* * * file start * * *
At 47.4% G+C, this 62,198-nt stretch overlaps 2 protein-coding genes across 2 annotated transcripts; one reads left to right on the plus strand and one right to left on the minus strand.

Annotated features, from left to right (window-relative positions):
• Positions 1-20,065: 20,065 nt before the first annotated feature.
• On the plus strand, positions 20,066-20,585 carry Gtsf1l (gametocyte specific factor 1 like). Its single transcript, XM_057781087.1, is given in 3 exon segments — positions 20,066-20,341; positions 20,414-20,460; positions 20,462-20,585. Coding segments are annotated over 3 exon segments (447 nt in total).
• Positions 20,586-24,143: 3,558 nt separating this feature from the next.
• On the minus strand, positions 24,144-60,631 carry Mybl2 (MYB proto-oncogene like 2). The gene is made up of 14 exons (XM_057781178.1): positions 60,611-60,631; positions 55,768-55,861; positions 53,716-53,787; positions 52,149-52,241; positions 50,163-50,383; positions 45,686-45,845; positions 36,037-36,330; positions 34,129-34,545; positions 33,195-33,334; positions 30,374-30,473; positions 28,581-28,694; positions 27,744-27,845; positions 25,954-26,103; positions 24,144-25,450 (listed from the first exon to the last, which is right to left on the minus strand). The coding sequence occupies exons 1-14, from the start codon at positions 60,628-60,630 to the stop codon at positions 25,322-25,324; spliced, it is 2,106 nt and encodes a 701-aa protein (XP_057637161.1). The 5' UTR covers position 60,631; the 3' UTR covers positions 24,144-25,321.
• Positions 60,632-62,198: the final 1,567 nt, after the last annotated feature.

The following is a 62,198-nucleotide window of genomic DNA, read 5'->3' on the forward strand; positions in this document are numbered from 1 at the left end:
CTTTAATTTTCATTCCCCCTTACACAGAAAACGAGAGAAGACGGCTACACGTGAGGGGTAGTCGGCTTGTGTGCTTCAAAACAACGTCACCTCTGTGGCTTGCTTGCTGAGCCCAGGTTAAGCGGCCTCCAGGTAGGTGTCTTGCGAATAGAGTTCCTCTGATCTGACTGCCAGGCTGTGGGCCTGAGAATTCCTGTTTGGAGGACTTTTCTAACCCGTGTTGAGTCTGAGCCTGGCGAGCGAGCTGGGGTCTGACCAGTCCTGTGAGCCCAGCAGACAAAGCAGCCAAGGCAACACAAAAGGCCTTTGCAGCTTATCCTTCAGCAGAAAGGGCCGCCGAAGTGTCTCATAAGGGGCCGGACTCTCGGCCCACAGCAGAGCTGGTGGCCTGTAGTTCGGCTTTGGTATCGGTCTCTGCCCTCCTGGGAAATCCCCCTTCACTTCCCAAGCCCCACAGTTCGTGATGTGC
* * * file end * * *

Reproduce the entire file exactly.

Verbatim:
At 47.4% G+C, this 62,198-nt stretch overlaps 2 protein-coding genes across 2 annotated transcripts; one reads left to right on the plus strand and one right to left on the minus strand.

Annotated features, from left to right (window-relative positions):
• Positions 1-20,065: 20,065 nt before the first annotated feature.
• On the plus strand, positions 20,066-20,585 carry Gtsf1l (gametocyte specific factor 1 like). Its single transcript, XM_057781087.1, is given in 3 exon segments — positions 20,066-20,341; positions 20,414-20,460; positions 20,462-20,585. Coding segments are annotated over 3 exon segments (447 nt in total).
• Positions 20,586-24,143: 3,558 nt separating this feature from the next.
• On the minus strand, positions 24,144-60,631 carry Mybl2 (MYB proto-oncogene like 2). The gene is made up of 14 exons (XM_057781178.1): positions 60,611-60,631; positions 55,768-55,861; positions 53,716-53,787; positions 52,149-52,241; positions 50,163-50,383; positions 45,686-45,845; positions 36,037-36,330; positions 34,129-34,545; positions 33,195-33,334; positions 30,374-30,473; positions 28,581-28,694; positions 27,744-27,845; positions 25,954-26,103; positions 24,144-25,450 (listed from the first exon to the last, which is right to left on the minus strand). The coding sequence occupies exons 1-14, from the start codon at positions 60,628-60,630 to the stop codon at positions 25,322-25,324; spliced, it is 2,106 nt and encodes a 701-aa protein (XP_057637161.1). The 5' UTR covers position 60,631; the 3' UTR covers positions 24,144-25,321.
• Positions 60,632-62,198: the final 1,567 nt, after the last annotated feature.

The following is a 62,198-nucleotide window of genomic DNA, read 5'->3' on the forward strand; positions in this document are numbered from 1 at the left end:
CTTTAATTTTCATTCCCCCTTACACAGAAAACGAGAGAAGACGGCTACACGTGAGGGGTAGTCGGCTTGTGTGCTTCAAAACAACGTCACCTCTGTGGCTTGCTTGCTGAGCCCAGGTTAAGCGGCCTCCAGGTAGGTGTCTTGCGAATAGAGTTCCTCTGATCTGACTGCCAGGCTGTGGGCCTGAGAATTCCTGTTTGGAGGACTTTTCTAACCCGTGTTGAGTCTGAGCCTGGCGAGCGAGCTGGGGTCTGACCAGTCCTGTGAGCCCAGCAGACAAAGCAGCCAAGGCAACACAAAAGGCCTTTGCAGCTTATCCTTCAGCAGAAAGGGCCGCCGAAGTGTCTCATAAGGGGCCGGACTCTCGGCCCACAGCAGAGCTGGTGGCCTGTAGTTCGGCTTTGGTATCGGTCTCTGCCCTCCTGGGAAATCCCCCTTCACTTCCCAAGCCCCACAGTTCGTGATGTGC